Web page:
We may need to take kids away from parents who can’t or won’t allow them to learn, and take them out of communities that are unable to support a school, and place them in an environment where daily school attendance through the long years of childhood is not optional.
The wish list of the Central Australian Aboriginal Congress, for whomever will gain power in Canberra, contains not what it wants to get, but what it doesn't want taken away. In a swirl of rumored spending cuts, where will the money come from to drive the newly chosen direction? The 40-year-old NGO that has a budget of $38m a year, for both town and "auspiced" services. More than 70% comes from the Feds. Congress has 300 employees, half of them Aboriginal. ERWIN CHLANDA reports.
IMAGE from the Congress annual report 2010-11, as published on the web.
In November 2007 we reported that Debbie King, a ward clerk at the Alice Hospital, drove her car on Wills Terrace past Anzac Hill (in the background of the photo) when a rock thrown from the hill crashed into her windscreen. Five and a half years later, pelting cars with stones is a rampant as ever. Last week a tourist bus was attacked twice in the space of one hour, the second time when it was ferrying visitors from a restaurant to their hotel. ERWIN CHLANDA spoke with the new Minister for Children and Families, Alison Anderson (at left).
After more than three years on the frontline of child welfare and protection Fred – not his real name – is leaving town. He's taking with him corporate knowledge, which he says has been dwindled worryingly, about matters that are uppermost in the public's mind.
He says he isn't bitter nor angry, rather feels privileged to have developed relationships with a part of the population that is raising profound concerns, both as victims of abuse and neglect, and perpetrators of crime: some four fifths of Fred's clients were Aboriginal.
He spoke in person with editor ERWIN CHLANDA, for an hour and a half, but on the condition of not being named.
A youth curfew during periods of period of "high social unrest," grappling with how to make parents pay for the damage done by their kids, an institution for young people out of control or with special needs, the government paying up to half a million dollars a year for some children in residential care services, massive cuts in Federal funding for child welfare and protection – these are some of the waypoints on the long and lonely road of the Minister for Children and Families, Robyn Lambley (pictured with constituents, photo supplied by her office). She spoke with editor ERWIN CHLANDA.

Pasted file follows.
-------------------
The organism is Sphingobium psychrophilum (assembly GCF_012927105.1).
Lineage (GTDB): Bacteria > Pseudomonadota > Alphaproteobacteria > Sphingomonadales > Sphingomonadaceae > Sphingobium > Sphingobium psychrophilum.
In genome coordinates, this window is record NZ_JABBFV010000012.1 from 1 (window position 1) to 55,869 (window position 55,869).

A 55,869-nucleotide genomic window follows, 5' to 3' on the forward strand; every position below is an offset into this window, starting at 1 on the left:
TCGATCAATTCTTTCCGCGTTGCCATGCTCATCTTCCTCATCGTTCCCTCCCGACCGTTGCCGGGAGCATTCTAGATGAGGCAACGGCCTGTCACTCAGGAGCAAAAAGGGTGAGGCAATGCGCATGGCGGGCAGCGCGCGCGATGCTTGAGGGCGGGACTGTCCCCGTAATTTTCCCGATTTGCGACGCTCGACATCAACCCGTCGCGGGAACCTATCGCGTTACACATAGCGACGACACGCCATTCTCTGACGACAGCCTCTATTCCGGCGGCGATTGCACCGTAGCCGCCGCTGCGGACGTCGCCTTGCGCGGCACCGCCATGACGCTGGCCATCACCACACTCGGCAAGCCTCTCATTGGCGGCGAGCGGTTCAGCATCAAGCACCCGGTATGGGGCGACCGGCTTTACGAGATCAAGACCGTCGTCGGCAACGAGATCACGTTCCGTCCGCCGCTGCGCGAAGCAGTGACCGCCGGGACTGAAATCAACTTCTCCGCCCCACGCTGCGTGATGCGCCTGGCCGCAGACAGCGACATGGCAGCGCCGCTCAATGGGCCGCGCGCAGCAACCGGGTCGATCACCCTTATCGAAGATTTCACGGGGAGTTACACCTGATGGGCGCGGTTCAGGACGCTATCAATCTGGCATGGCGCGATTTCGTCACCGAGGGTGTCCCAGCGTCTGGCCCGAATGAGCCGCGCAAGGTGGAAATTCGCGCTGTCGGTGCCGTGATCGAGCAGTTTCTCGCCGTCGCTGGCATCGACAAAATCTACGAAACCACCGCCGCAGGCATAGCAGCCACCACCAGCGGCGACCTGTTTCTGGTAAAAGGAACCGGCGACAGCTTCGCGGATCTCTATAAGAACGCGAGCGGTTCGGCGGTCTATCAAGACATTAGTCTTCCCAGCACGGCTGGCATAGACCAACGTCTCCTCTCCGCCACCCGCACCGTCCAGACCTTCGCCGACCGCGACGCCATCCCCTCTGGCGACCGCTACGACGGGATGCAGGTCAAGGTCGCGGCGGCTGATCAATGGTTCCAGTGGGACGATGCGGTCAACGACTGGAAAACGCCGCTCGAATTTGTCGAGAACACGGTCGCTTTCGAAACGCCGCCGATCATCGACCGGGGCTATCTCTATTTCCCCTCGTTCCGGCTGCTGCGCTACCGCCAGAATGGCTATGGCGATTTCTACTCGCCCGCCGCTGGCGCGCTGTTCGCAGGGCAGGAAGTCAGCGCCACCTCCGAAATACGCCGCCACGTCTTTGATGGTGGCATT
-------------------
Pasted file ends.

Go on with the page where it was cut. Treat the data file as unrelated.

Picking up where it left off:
The Office of Children and Families has admitted that legal action is being taken against it over the alleged failure to disclose information to children's representatives but the minister, Robyn Lambley (pictured), still refuses to be interviewed about government child protection issues and other matters. ERWIN CHLANDA reports.
The Office of Children and Families has shut down vital communications with agencies and people representing children under protection orders.
The children are exposed to inadequate care because the system is no longer open to the independent scrutiny provided for by law.
And Minister for Children and Families, Robyn Lambley (pictured), is either unaware of the turmoil in her department, or is condoning it: either way she is failing in her portfolio, says an insider. ERWIN CHLANDA reports.
Some 200 Central Australian children bound up in the child welfare system are victims of policies that are arguably based on race politics and implemented often by inexperienced and overworked staff of the NT Department of Children and Families (DFC), according to sources with long and intimate connections with the system. Robyn Lambley, the Minister for Families & Children Services of the new NT government, says: "Our aim is to identify and support kinship carers on communities to care for Aboriginal children rather than bringing kids into town and placing them routinely with non-Aboriginal families." ERWIN CHLANDA reports.
Alice Springs folk turned out in their thousands, as participants and spectators, for the annual Bangtail Muster this morning, as though to show the world that the community in the heart of Australia is alive and well.
The town once again has had devastating world wide publicity after the alleged rape of two overseas tourists, and a string of other brutal crimes.
But on this May Day holiday, blessed by the town's trademark magnificent weather, young and old turned out to celebrate the achievements of Alice Springs – its great sporting clubs, child care, schools, music and above all, community spirit.
There was also a sprinkle of trade union members to mark Labour Day.
"Our Community" was the theme picked for this year by the organisers, the Rotary Club of Alice Springs. 40 floats were entered.
The Muster is their annual fundraiser for the local Youth Centre and is one of the Centre's major events.
The story behind the Muster goes back to the old days when cattle production was the main industry of the Centre and stockmen would cut off the ends of the tails to record the number of cattle mustered.
Pictured is Celine Ociones, 17, carrying a statue of Santo Nino, the holy child, Little Jesus.
She leads 21 dancers and musicians from the Mabuhay Multicultiral Association which has about 60 local families as its members.
Meanwhile, the Rotary Club of Alice Springs this year ran the Bangtail Muster parade at a loss, probably the first time in its 50 year history, because of NT Government requirements for a traffic management plan and licensed staff to implement it. Story and video by ERWIN CHLANDA.